The radioactive substance technetium-99 is leaking into the groundwater both in and around the Sellafield site, reports the British Health and Security Executive (HSE).
The radioactive substance technetium-99 is leaking from the Sellafield site and contaminates to the ground water table both inside and outside the site. This is being reported by the Health & Safety Executives (HSE) Nuclear Safety Directorate. The source of the leak is suspected to be some old tanks storing great volumes of liquid radioactive waste.
The owner of the Sellafield site, British Nuclear Fuels Ltd., have themselves reported small amounts of Tc-99 in the ground water inside the site, but claimed the low levels posed no threat to safety and that there were no indications that the material had moved off site. Anyway, the HSE now reports Tc-99 has been detected in boreholes outside as well as inside the site.
It is still small volumes of Tc-99 which are leaking, and the event is classified as level 0 on the International Nuclear Event Scale. However, figures for Tc-99 concentrations in the boreholes are currently unavailable.
The large volumes of Tc-99 being discharged into the marine environment from the Sellafield site every year have given rise to international concern. In the Irish Sea there have been detected high concentrations of the substance in both lobster and seaweed. Both the Norwegian and the Irish governments have strongly opposed the discharges. With a half-life of 213,000 years, the Tc-99, will maintain in the environment almost forever.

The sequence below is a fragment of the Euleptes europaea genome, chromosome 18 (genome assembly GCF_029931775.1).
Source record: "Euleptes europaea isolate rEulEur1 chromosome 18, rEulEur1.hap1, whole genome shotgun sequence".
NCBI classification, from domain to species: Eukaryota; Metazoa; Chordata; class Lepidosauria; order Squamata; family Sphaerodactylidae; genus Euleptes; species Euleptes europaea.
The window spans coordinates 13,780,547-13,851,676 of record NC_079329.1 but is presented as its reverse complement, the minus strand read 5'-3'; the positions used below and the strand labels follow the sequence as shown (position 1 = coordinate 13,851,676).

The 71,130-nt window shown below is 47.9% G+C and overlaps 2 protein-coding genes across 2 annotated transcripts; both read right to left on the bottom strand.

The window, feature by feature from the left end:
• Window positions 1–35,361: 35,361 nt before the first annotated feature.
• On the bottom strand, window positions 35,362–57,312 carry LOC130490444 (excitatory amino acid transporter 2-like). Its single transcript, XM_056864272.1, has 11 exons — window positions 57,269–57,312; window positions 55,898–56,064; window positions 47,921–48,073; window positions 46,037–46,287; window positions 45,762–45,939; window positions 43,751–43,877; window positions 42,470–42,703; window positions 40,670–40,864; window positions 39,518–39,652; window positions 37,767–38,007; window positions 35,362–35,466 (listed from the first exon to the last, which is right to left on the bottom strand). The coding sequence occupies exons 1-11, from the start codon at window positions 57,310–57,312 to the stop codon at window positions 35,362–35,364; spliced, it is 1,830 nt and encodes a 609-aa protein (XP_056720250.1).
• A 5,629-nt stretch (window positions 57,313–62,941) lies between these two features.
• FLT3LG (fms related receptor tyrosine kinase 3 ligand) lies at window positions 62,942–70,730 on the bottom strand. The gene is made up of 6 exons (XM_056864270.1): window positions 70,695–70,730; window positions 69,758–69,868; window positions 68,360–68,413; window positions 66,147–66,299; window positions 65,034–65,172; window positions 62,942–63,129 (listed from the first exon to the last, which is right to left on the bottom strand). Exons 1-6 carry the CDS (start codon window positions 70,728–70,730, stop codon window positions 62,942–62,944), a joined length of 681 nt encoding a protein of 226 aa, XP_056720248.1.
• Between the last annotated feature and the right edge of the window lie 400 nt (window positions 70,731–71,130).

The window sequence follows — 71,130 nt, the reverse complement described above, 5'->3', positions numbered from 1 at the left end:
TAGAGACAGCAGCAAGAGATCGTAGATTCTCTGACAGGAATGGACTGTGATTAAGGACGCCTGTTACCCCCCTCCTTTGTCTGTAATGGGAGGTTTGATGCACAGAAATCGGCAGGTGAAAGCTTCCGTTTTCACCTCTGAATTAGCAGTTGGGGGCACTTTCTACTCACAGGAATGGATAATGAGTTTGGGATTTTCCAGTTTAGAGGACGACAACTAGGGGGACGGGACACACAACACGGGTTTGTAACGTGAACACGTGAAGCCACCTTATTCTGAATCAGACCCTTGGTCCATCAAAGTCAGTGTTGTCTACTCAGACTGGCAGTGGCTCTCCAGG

This radioactive nuclide is very mobile, and discharges from the Sellafield site has been detected as far north as the Barents Sea. The large amounts of Tc-99 originate from the reprocessing of so called Magnox fuel. Purifying technologies are available, but are quite expensive.
The discharges now being traced in the ground water around the Sellafield site originate from a different source. According to BNFL and HSE, the source of this leakage are some tanks inside a 40-year-old storage building (B-241).
Building B241 was initially constructed in the early 1950s and consists of a number of now redundant concrete tanks which were used for settling out (separating liquids from sludges) the treated reprocessing wastes from the plutonium product and finishing streams. Today this building is characterised by hard wear. According to the local environment organisation, CORE, HSE and the Environment Agency (EA) undertook an audit of B241 in 1995.
Their joint report describes the tank complex as then holding 7,400 m3 of waste with a total solids content of 3,000 tonnes. The radioactive inventory of the wastes was estimated at 2,079 Tbq beta/gamma and 81 Tbq of alpha radionuclides.
HSE have now demanded BNFL to find the exact source of the leakages, and to submit a report on how they plan to stop the leakages.
BNFL plans to empty the old tanks, but how the stored liquid waste will be treated is not yet known.